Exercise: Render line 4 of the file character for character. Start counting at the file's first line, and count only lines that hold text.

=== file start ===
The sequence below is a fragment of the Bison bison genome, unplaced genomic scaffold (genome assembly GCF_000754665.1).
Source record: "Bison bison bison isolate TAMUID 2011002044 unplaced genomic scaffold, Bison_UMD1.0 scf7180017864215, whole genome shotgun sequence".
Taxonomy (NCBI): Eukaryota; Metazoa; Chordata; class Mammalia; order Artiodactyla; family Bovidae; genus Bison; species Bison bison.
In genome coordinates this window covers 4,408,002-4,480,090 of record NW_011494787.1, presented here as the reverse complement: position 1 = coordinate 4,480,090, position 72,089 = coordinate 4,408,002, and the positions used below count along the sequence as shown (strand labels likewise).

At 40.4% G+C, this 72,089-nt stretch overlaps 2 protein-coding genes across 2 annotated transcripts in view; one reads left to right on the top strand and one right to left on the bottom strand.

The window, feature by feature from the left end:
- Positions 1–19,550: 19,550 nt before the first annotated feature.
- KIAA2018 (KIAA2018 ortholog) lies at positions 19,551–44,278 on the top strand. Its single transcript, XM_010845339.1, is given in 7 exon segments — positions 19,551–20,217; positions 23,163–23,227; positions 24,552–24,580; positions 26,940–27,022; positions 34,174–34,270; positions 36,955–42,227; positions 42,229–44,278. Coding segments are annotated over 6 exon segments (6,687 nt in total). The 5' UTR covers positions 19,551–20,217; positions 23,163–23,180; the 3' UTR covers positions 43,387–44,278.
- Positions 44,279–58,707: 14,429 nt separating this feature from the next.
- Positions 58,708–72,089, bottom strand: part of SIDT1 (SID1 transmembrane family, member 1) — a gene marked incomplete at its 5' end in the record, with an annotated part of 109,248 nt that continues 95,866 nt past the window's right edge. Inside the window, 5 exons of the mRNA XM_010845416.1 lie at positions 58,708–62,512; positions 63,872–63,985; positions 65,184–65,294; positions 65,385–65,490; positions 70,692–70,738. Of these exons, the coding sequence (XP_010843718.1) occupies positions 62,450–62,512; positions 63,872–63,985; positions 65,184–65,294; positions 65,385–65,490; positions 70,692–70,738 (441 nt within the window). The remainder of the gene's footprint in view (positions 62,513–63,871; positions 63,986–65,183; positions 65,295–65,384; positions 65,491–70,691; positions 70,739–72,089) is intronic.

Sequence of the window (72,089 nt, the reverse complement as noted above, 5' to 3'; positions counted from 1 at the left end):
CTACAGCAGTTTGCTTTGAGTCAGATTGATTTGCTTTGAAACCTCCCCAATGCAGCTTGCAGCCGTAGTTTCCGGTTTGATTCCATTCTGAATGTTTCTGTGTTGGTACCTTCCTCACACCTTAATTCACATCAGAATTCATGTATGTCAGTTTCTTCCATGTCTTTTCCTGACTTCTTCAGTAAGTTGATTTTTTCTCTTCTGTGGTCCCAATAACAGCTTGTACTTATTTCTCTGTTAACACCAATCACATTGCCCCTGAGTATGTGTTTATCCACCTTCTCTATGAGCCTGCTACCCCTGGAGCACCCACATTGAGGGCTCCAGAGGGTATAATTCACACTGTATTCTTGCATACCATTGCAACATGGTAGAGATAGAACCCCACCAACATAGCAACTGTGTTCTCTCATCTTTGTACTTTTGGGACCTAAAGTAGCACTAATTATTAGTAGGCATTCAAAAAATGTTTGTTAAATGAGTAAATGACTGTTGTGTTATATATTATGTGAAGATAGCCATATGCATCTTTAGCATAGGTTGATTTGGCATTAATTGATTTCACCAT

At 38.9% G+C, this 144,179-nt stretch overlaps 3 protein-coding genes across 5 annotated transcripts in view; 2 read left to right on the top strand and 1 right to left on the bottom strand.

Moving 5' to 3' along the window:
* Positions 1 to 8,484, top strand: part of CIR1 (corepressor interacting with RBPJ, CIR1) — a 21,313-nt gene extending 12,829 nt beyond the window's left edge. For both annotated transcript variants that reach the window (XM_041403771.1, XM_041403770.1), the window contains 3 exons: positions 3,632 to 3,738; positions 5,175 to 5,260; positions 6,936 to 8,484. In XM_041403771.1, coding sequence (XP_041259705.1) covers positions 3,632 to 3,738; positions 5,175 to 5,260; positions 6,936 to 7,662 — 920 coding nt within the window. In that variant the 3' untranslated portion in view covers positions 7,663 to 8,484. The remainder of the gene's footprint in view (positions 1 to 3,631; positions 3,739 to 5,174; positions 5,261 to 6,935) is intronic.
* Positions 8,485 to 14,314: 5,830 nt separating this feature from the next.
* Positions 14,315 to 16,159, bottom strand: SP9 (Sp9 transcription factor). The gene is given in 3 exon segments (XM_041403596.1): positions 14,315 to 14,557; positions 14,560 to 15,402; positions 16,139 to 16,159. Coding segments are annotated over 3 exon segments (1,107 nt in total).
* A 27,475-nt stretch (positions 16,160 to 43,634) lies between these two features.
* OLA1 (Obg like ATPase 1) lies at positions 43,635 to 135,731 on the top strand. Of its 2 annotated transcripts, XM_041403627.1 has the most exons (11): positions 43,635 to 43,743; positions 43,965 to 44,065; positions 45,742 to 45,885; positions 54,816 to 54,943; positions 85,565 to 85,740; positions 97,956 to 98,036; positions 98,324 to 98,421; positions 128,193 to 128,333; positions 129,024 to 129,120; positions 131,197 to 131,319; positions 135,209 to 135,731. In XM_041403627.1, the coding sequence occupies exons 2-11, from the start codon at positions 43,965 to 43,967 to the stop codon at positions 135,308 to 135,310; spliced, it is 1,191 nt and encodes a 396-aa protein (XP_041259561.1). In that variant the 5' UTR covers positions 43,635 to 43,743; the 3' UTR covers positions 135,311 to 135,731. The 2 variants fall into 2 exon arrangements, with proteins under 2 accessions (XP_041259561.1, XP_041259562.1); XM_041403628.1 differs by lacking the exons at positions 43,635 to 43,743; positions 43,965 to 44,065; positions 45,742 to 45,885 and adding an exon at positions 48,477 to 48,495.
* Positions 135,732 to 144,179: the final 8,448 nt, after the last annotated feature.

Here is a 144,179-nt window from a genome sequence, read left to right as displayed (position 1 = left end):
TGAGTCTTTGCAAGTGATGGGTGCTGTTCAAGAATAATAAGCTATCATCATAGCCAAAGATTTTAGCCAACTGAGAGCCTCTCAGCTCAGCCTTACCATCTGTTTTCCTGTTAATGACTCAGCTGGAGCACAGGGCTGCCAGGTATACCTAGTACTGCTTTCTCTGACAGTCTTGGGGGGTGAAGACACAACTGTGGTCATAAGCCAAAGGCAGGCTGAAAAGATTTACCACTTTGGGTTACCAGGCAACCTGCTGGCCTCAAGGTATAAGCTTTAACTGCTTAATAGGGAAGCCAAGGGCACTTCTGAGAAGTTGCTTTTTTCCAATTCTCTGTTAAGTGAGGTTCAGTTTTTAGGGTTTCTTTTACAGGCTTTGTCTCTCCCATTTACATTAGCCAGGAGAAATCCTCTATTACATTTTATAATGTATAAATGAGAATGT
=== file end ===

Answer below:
In genome coordinates this window covers 4,408,002-4,480,090 of record NW_011494787.1, presented here as the reverse complement: position 1 = coordinate 4,480,090, position 72,089 = coordinate 4,408,002, and the positions used below count along the sequence as shown (strand labels likewise).